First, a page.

Oak Park, IL
    Shooter
    Medium Format
    Posts
    274
    Images
    18
    Quote Originally Posted by Charles Webb
    I don't actually own the 120mm Macro Planar, but I have had the pleasure of using one for many different subjects. It indeed is a wonderful hunk of glass a bit over priced perhaps, but it responds very well in all categories. I personally like to have a lens that can handle more than one task. The 120mm does exactly that. I used the 120mm as a normal lens, and was very satisfied, when photographing steam trains and historical items. I could also home in on a tiny detail without having to change lenses, add tubes or other close up lense/devices. I also believe that a macro lens designed for macro work does a better all round job than a lens with extension tubes
    or Proxars. I also think that the 120mm lens is what I call "tweener"
    between 80mm and my 150 mm. If I owned one I am quite sure the 80mm would sit in the bag and the 120mm would be my "normal" lens.

    That simply is my opinion. If I could afford one and could force myself to use the square format, I would save my coins to buy one!
    Charlie......
    Thanks for your opinion Charlie; you brought up a good point that I had forgotten, which was the versatility of the lens; I would much prefer to have just one lens that did almost everything I needed, without having to stop and put on or take of converters or extension tubes. I'll have to see if maybe I can rent a 120mm lens and see what I think about it. Hopefully the professional store nearby has one available.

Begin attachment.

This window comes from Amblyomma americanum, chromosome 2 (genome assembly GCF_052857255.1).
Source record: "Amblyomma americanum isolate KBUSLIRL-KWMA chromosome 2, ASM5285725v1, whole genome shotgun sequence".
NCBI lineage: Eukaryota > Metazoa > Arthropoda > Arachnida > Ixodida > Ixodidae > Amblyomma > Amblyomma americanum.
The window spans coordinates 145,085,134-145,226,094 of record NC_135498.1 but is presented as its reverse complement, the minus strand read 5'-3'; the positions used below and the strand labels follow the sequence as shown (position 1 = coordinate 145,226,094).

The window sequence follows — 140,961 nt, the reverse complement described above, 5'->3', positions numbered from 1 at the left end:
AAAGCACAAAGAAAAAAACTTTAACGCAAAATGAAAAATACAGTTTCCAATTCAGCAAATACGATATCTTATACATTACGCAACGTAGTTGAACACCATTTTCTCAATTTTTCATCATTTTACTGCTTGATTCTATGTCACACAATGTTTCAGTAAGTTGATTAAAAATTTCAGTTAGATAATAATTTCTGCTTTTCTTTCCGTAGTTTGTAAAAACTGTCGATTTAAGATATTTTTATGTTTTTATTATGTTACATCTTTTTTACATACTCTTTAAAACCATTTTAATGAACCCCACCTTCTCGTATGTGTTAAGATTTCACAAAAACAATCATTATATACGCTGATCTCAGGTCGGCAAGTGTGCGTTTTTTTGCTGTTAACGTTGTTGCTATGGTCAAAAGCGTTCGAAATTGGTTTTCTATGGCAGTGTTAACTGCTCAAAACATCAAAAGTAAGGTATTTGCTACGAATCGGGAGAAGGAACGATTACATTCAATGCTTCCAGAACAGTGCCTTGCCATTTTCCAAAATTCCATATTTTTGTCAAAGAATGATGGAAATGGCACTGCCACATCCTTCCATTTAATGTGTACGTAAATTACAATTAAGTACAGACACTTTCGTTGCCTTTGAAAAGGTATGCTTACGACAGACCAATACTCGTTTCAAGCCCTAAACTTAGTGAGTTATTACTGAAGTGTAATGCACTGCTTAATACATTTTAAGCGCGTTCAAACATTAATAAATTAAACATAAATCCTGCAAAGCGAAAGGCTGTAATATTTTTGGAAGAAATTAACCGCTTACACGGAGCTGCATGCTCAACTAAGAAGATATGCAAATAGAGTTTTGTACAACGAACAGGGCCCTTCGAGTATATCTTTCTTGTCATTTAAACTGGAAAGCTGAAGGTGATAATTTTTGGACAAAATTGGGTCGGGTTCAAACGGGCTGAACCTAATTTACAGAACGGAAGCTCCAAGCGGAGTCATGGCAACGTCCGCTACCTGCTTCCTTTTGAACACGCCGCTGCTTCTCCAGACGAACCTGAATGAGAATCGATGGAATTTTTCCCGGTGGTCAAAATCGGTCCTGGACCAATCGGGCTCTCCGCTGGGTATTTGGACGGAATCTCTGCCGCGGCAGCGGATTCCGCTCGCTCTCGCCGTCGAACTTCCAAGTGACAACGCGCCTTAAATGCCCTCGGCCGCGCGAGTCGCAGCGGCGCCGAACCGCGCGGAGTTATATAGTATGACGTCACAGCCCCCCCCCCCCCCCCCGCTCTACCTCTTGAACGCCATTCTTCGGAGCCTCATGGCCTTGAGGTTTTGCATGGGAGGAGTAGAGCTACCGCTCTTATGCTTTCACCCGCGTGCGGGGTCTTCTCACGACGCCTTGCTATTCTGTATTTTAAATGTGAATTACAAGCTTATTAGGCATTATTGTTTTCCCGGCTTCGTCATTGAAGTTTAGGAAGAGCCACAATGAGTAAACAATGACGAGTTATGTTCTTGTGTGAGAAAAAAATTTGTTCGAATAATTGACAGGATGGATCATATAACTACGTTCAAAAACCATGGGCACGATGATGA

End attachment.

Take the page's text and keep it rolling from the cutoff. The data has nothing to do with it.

In the name of God, stop a moment, close your work, look around you. ~LEO TOLSTOY

  10. #10
    df cardwell's Avatar
    Join Date
    Jul 2005
    Location
    Dearborn,Michigan & Cape Breton Island
    Shooter
    Multi Format
    Posts
    3,342
    Images
    8
    A reasonable alternative is the 150 Sonnar with Proxar lenses. The results are superb. The 150 is abundant, and wonderful. You lose NOTHING with the Proxars, and are far more convenient than extension tubes.

    You gain convenience: being a little further from the subject, you can get out of your own shadow.

    The 120 is a wonderful lens, but was intended for high contrast reproduction of fine detail up close. In the field, I've always felt it was a little short.

    For a couple years, the 135 makro Planar was available with a focussing extension tube, and was the COOLEST lens you could imagine for portraiture, fashion, and so on. But it was slow. Still, you might find one laying around.

    good luck
    "One of the painful things about our time is that those who feel certainty are stupid,
    and those with any imagination and understanding are filled with doubt and indecision"

    -Bertrand Russell

Page 1 of 2 12 LastLast


 

APUG PARTNERS EQUALLY FUNDING OUR COMMUNITY:



Contact Us  |  Support Us!  |  Advertise  |  Site Terms  |  Archive  —   Search  |  Mobile Device Access  |  RSS  |  Facebook  |  Linkedin